For most students, the implications of this orientation toward the study of religion do not become evident until we begin to explore particular religious worldviews. Initially, we study the major religious traditions as represented in a "world religions" textbook; since these representations have taken on a life of their own, it is important that students be familiar with them even as we question how they came into being and what effects they have had on the lives of religious people. We start with Christianity so as to understand more deeply how our contemporary conceptions of both secularism and religion are deeply rooted in Christian worldviews, the European Enlightenment, and the legacy of colonialism, then shift to consider in turn Hinduism, Buddhism, Judaism, and Islam.

For each tradition, however, we not only examine the textbook account, but also read a novel or memoir and view a film. It is much more difficult to objectify, essentialize, or dismiss the worldviews of others when one is moved by personal narratives that make vivid the ways in which religious worldviews shape and are shaped by the lives of individuals and their communities. The narratives also present encounters among different worldviews, religious and secular, demonstrating both the possibility and the difficulty of the dialogical model of understanding that we ourselves are trying to cultivate. Finally, examining personal narratives also counteracts the tendencies we might have to fall into extremes of absolutism or relativism (both of which render different worldviews incommensurable and thus effectively shut down dialogue) by fostering some level of identification with the persons whose lives are represented.

Throughout our explorations, I try to resist our desire to come to a conclusion, to teach instead the questions themselves and the act of questioning. As a result of this approach, students frequently find themselves becoming uncertain of their prior assumptions about the world. One first-year student wrote of his experience in the course,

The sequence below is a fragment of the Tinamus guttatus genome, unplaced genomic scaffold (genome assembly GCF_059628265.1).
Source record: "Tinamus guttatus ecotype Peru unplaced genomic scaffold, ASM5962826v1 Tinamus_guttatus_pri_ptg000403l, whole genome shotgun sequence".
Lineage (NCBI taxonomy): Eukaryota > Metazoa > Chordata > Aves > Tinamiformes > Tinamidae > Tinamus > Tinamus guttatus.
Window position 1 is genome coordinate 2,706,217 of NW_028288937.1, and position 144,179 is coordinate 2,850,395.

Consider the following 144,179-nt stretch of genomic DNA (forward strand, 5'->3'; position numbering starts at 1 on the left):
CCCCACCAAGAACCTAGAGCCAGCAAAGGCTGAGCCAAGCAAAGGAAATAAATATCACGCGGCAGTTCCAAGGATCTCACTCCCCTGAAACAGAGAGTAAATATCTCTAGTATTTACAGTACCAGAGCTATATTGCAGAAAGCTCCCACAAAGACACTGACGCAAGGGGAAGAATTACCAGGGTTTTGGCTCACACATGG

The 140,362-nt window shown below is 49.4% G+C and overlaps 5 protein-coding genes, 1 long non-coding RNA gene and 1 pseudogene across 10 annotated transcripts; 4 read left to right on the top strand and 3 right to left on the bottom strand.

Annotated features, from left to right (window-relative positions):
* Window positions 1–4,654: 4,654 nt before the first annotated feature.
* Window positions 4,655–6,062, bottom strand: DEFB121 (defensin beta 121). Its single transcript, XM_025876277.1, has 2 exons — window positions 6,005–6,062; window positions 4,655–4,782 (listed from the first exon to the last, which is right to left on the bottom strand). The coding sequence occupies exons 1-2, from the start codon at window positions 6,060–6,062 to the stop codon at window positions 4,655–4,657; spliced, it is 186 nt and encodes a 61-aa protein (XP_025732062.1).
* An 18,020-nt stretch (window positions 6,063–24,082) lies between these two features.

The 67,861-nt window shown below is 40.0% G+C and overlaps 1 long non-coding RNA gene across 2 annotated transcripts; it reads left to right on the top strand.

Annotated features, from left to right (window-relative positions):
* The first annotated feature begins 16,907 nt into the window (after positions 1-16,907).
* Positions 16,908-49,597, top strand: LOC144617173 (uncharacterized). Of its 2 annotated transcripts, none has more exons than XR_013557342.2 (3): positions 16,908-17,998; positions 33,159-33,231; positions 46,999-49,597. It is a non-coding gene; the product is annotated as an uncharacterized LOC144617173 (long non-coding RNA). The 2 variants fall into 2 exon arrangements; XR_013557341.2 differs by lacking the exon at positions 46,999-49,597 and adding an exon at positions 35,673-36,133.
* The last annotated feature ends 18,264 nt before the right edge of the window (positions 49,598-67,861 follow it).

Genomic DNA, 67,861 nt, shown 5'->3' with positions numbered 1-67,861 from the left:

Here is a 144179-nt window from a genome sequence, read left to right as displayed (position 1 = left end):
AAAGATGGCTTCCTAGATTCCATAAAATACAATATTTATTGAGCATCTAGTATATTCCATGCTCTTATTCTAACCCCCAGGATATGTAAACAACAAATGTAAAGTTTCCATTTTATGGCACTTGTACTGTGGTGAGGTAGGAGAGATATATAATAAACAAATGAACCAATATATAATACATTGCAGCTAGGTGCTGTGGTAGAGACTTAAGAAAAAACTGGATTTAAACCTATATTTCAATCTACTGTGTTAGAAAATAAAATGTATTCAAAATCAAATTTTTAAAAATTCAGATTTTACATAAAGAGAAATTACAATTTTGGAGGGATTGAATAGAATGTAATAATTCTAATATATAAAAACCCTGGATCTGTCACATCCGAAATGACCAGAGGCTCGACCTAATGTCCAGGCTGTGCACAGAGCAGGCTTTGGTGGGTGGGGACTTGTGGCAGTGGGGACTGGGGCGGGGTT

All of these new ideas and feelings left me not knowing what to think. I had always felt sorry for religious people. It was almost as if I thought I knew better. Seeing people worship made me feel bad that they still had such primitive ideas in such a scientific world. As we progressed in our studies I saw how very wrong I was. . . . The beauty of many of these religions was astounding to me. For once I felt that I was the one that was left out, that they had something I didn't understand (Robinson 2004).

These words provide a powerful indication of the kind of impoverished perspective that can accompany the belief that one's own worldview--whatever it may be--is correct or superior to the worldviews of others. They also point to the ways in which the study of religious worldviews can enrich our perspectives on life, the world, and relationships with others. According to the same student, "the most important lesson I have learned in this class is how little I know. That seems like a simple statement, but really realizing that you do not know as much as you think you do is incredibly humbling. I have gone from thinking that I have it all figured out, to wanting to try to see how others have figured it out."

Acting without knowing

In light of the ethical question that underlies the notion of world citizenship--how should we live with and for others who hold worldviews different from our own?--this increased propensity for self-doubt and for learning from others would appear to be a positive development. At the same time, world citizenship demands not only reflective thought, but also effective action. One of the undeniable dangers of teaching questions rather than answers is that students will be immobilized by doubt. How does one ground ethical actions in a disposition of unknowing?